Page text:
Canada: Police can’t decide who is and isn’t a journalist
Reporters Without Borders (RSF) firmly rejects the legal argument made by the Royal Canadian Mounted Police (RCMP) denying that photojournalist Amber Bracken was working as a journalist while reporting on a pipeline protest in 2021. The episode highlights the need for greater police training on press freedom
Amber Bracken, an award-winning photojournalist, and the environmental news outlet The Narwhal sued the RCMP earlier this year for Bracken’s arrest and three-day detention. The freelance journalist, who has worked with The Narwhal, as well as the New York Times and National Geographic, was arrested while covering a protest over a natural gas pipeline in northern British Columbia. The RCMP stated the reason for arresting Bracken and another journalist was because the two were “embedded” amongst the protestors, which has never been illegal in Canada, according to the Canadian Association of Journalists. The gas company that owns the pipeline later dropped its civil contempt charges against the journalists.
In a new development, the RCMP has argued in court filings that Bracken did not meet the threshold to be considered a journalist. According to the RCMP, Bracken was “not engaged in apparent good faith newsgathering activities” and was instead “aiding or abetting” those opposed to the project.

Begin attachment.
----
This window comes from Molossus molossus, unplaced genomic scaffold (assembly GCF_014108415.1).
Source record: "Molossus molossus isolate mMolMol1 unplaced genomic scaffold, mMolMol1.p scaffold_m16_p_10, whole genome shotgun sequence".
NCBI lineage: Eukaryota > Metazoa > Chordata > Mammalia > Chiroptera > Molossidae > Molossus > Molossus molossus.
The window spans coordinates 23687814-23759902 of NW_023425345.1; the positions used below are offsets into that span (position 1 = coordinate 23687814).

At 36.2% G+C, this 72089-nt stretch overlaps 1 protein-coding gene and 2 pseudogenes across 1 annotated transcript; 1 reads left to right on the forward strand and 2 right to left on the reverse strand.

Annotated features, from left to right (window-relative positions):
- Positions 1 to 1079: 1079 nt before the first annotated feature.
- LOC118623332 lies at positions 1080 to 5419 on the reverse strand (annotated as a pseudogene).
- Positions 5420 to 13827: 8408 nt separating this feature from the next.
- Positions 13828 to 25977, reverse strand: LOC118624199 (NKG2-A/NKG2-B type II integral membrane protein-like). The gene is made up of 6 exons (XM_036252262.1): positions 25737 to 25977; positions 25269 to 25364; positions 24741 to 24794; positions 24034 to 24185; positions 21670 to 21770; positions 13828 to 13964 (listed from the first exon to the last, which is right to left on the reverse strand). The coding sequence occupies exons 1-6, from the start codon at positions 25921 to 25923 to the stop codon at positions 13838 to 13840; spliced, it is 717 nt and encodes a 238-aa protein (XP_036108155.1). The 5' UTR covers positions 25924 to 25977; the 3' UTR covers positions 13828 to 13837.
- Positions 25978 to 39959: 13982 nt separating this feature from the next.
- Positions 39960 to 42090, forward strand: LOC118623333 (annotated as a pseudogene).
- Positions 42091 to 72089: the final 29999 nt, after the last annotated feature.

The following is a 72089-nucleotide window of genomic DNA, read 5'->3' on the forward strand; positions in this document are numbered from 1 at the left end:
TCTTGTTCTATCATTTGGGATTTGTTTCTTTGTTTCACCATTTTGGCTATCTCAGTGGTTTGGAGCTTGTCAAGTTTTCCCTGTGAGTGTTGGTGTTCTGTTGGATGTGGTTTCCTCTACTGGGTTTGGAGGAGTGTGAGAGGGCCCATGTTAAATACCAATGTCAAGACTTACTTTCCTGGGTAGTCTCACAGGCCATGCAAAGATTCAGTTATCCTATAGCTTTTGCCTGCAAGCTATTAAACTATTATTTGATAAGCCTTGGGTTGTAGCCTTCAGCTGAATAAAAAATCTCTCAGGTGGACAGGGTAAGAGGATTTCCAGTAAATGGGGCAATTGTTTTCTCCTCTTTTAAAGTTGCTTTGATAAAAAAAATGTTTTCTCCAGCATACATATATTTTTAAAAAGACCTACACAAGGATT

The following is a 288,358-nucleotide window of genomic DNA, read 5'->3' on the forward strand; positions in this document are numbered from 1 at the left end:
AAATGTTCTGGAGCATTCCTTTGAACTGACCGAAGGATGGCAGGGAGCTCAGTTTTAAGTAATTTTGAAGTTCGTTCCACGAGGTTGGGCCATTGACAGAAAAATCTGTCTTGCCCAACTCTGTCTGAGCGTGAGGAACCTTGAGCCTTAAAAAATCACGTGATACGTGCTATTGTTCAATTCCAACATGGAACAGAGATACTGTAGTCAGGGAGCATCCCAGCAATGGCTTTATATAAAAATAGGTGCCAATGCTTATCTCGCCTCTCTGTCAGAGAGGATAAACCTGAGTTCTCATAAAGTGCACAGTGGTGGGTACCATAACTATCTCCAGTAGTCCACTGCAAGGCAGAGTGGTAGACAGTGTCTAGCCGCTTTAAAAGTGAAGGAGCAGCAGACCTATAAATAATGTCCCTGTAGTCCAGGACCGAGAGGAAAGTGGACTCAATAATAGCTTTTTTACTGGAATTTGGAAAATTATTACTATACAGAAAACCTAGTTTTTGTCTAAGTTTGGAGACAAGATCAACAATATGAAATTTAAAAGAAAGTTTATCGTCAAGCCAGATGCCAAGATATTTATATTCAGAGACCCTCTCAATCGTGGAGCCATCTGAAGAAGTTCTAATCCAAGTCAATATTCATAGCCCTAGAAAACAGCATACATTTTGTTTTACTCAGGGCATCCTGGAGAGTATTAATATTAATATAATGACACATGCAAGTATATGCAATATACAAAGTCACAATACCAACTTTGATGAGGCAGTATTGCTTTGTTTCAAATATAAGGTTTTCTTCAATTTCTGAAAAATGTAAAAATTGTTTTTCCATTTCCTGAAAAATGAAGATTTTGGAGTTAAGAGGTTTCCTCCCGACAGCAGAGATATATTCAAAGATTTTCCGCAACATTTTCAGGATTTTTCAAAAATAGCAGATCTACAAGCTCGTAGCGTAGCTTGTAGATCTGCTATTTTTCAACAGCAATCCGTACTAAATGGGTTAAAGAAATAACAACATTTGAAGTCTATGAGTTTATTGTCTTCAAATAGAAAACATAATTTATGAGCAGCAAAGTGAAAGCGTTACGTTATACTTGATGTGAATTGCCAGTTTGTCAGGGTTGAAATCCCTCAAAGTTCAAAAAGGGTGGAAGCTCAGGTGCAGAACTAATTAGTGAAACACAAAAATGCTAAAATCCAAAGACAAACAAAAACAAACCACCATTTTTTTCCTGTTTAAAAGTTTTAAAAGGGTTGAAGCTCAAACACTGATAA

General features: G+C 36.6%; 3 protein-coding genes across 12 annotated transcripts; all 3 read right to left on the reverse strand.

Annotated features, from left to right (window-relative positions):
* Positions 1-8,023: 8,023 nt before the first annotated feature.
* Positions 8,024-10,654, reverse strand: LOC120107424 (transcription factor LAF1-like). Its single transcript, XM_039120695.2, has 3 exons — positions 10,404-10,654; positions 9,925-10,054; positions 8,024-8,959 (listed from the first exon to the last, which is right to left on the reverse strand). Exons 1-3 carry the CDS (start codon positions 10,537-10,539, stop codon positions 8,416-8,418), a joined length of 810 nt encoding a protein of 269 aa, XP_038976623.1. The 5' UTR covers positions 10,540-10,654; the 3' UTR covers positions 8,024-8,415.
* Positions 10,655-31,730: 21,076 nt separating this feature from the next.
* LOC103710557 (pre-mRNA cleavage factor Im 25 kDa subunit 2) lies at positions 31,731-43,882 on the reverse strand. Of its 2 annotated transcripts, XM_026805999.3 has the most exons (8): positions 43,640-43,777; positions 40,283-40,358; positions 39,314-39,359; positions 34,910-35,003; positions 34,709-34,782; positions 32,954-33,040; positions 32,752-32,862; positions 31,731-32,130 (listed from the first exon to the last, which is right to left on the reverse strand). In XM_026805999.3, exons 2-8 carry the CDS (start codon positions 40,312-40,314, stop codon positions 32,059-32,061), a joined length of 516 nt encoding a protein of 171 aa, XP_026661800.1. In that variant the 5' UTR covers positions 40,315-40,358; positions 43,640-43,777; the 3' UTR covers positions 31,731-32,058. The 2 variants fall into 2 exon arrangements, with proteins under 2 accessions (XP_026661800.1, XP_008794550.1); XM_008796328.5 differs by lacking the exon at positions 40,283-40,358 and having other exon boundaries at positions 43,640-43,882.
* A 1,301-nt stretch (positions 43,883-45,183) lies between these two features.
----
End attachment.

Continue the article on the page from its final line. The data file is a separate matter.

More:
“We cannot accept the police arbitrarily deciding who is and isn’t a journalist. Amber Bracken was wrongfully arrested and detained for three days for reporting on a matter of public interest, and the RCMP should come clean about that. It’s further clear that Canadian law enforcement needs to review its policies and training with regards to how it approaches journalists in the field.
The editors of The Narwhal believe that The RCMP’s response to the lawsuit indicates freedom of the press is severely endangered in Canada.
The Narwhal’s Executive Editor, Carol Linnitt told RSF :
"By claiming Amber Bracken was not engaged in legitimate journalism at the time of her arrest, the RCMP is threatening the legitimacy of journalists across this country, especially those covering events critical to the public interest — like conflict around Indigenous lands and pipeline projects.
She added that the strategy of casting doubt on the journalist's credibility “only emphasizes the importance of our legal challenge and why Canadian journalists need stronger protections from police interference and the threat of arrest.”
Native issues, a dangerous subject for journalists
Arrests of journalists in Canada are relatively rare, but have particularly occurred during coverage of native issues. In February 2020, the RCMP arrested American documentary filmmaker Melissa Cox in New Hazelton, British Columbia, where Cox was filming Wet’suwet’en First Nation land defenders’ ongoing efforts to resist the gas pipeline from being constructed throughout their territory. The RCMP allegedly used excessive force against Cox, twisting her arm and tossing her camera to the ground. Additionally, Karl Dockstader, an award-winning journalist from the Indigenous Oneida Nation of the Thames, was arrested in September 2020 in relation to his coverage of a land dispute on an Indigenous territory. The charges against Dockstader were withdrawn in December 2020.
Canada is ranked 15th out of 180 countries on RSF’s 2023 World Press Freedom Index.